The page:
Apicectomy


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A complex system of roots hold your teeth in place. They extend from just beneath your teeth all the way down to the jawbone. Although most teeth only have one root, others like the premolars or molars tend to have two or more. Nerves and blood vessels that enter the tooth are stored at the tooth's end and run all the way around the canal of your root into the tooth's pulp chamber. Problems in this area are usually dealt with through use of a root canal procedure. This involves the cleaning of the root's canals and the extraction of any infected tissue. There are a number of reasons why a root canal will fail to totally reverse the infection and in cases such as this, an apicetomy is often required. Without treatment bone loss in the area will continue, causing the patient a great deal of pain.

Apicectomy Procedure

Prior to having an apicectomy, you will have your dental and medical history looked at by your surgeon who should talk you through the treatment. It is common to have a few x-rays of your teeth and nearby bone structure, before surgery.

Your surgeon will begin by applying a local anaesthetic to the affected area, which will spare you a lot of discomfort. Following this a cut is made into your gum, allowing it to be parted from the bone and enabling easy access. Your dentist then makes use of a dental drill to bore a small hole in the bone covering the tooth's root. Any infected tissue in the area will be cleared away using ultrasonic dental tools before the tip of the root is extracted. The length of the process can often vary, depending on how complex your root structure is but usually takes around an hour to complete.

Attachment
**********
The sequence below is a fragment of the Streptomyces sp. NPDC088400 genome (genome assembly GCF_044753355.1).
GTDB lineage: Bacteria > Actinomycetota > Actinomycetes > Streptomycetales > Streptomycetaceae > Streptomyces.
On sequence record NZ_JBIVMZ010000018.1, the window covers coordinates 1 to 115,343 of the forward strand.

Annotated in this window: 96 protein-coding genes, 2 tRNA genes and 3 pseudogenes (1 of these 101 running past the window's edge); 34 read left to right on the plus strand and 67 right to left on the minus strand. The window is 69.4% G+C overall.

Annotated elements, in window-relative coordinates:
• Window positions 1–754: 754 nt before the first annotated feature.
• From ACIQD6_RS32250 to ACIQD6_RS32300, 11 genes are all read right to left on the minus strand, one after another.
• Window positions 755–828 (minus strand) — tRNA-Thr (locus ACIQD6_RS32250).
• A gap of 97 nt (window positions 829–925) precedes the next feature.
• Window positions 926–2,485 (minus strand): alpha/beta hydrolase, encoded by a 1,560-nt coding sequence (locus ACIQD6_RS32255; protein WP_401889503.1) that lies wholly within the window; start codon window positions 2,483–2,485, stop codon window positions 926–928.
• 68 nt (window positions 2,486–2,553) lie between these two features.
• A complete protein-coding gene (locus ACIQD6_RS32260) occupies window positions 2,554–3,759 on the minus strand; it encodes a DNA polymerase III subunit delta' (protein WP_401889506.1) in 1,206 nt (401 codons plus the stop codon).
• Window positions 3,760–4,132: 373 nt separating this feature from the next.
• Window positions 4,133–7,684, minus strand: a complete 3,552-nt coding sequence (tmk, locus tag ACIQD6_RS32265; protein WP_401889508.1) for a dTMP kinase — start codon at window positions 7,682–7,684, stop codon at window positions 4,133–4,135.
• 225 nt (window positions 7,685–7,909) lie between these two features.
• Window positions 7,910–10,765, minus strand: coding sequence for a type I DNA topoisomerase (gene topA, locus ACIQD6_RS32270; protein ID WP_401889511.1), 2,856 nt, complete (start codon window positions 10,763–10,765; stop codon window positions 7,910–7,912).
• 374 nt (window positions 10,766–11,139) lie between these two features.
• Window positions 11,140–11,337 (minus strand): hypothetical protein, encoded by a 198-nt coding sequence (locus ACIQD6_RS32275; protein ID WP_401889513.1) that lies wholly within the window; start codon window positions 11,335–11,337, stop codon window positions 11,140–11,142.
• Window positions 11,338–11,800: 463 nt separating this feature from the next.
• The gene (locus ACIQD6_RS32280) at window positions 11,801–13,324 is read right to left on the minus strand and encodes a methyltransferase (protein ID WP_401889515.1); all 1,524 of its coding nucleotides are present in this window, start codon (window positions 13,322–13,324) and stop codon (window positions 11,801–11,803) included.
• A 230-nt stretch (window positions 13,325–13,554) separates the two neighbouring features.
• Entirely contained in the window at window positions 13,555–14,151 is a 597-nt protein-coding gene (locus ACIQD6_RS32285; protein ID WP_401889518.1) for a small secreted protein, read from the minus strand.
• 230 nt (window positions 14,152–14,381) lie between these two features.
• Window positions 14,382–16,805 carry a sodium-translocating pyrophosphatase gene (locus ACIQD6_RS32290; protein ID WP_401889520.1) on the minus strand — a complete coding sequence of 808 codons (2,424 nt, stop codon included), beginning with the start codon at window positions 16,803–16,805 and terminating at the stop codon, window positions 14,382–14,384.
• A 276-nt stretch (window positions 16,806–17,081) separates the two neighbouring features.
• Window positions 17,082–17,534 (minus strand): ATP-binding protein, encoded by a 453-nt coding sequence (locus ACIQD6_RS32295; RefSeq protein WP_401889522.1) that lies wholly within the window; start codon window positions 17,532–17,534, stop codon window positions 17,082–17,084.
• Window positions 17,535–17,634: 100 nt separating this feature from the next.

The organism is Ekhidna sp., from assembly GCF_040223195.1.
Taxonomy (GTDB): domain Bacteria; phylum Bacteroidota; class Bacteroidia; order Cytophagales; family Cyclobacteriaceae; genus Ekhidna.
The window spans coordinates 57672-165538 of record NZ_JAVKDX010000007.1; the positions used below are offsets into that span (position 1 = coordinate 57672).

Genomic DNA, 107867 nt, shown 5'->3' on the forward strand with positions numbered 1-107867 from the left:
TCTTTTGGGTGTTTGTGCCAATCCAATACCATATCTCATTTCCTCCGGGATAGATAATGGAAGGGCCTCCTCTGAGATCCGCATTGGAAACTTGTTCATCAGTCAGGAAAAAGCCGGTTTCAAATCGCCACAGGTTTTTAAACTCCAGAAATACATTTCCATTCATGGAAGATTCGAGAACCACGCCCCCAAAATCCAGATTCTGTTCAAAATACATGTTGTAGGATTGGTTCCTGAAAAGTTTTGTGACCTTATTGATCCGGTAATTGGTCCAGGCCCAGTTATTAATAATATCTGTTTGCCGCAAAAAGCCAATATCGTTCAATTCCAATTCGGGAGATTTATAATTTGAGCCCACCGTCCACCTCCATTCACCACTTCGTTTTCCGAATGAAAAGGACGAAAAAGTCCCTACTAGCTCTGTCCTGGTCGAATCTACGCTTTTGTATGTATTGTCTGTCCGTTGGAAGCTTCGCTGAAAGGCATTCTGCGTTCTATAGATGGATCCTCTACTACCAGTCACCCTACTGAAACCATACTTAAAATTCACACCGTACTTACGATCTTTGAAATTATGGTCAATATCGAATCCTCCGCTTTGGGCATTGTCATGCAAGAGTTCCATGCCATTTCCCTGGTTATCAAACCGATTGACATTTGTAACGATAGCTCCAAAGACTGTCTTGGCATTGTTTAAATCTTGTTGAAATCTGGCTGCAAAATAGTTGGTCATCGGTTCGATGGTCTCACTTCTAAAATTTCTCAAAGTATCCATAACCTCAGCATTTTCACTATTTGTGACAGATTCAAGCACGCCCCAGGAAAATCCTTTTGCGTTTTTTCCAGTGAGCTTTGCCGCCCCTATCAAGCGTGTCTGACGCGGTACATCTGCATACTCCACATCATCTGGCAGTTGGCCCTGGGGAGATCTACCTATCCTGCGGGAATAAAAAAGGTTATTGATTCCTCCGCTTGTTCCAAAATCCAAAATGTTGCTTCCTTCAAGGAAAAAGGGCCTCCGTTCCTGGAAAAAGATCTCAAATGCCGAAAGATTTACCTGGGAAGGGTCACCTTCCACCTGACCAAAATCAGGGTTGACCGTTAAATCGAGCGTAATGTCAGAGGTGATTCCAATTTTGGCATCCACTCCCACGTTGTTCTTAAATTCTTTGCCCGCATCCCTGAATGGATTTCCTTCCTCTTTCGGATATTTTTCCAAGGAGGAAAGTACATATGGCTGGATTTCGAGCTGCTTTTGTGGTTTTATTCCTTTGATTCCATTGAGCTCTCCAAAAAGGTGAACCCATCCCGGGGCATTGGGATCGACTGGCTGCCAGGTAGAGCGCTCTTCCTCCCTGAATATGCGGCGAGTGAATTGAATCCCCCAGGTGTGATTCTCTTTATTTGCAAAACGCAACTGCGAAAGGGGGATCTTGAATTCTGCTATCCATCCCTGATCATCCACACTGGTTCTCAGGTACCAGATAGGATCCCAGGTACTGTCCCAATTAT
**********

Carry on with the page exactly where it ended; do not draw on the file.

Aftercare following an Apicectomy

Immediately after surgery most patients will feel some discomfort in the area and it is common to be prescribed painkiller to help with the pain. You will also be prescribed antibiotics to protect against infection and aid the healing process. You will need to keep the affected area as clean as you can after surgery, especially following meals. Any lingering pain in your gums should disappear about a month following surgery.

Risks of an Apicectomy

There are risks involved with any surgical procedure and an apicectomy is no different. If previous apicectomies have been performed on the teeth then the chances of success are often low. Some patients will go on to experience numbness in their gums. Fortunately, this is usually temporary and should completely dissipate after a few months. Complications involving local anaesthetics, whilst rare, do sometimes occur.


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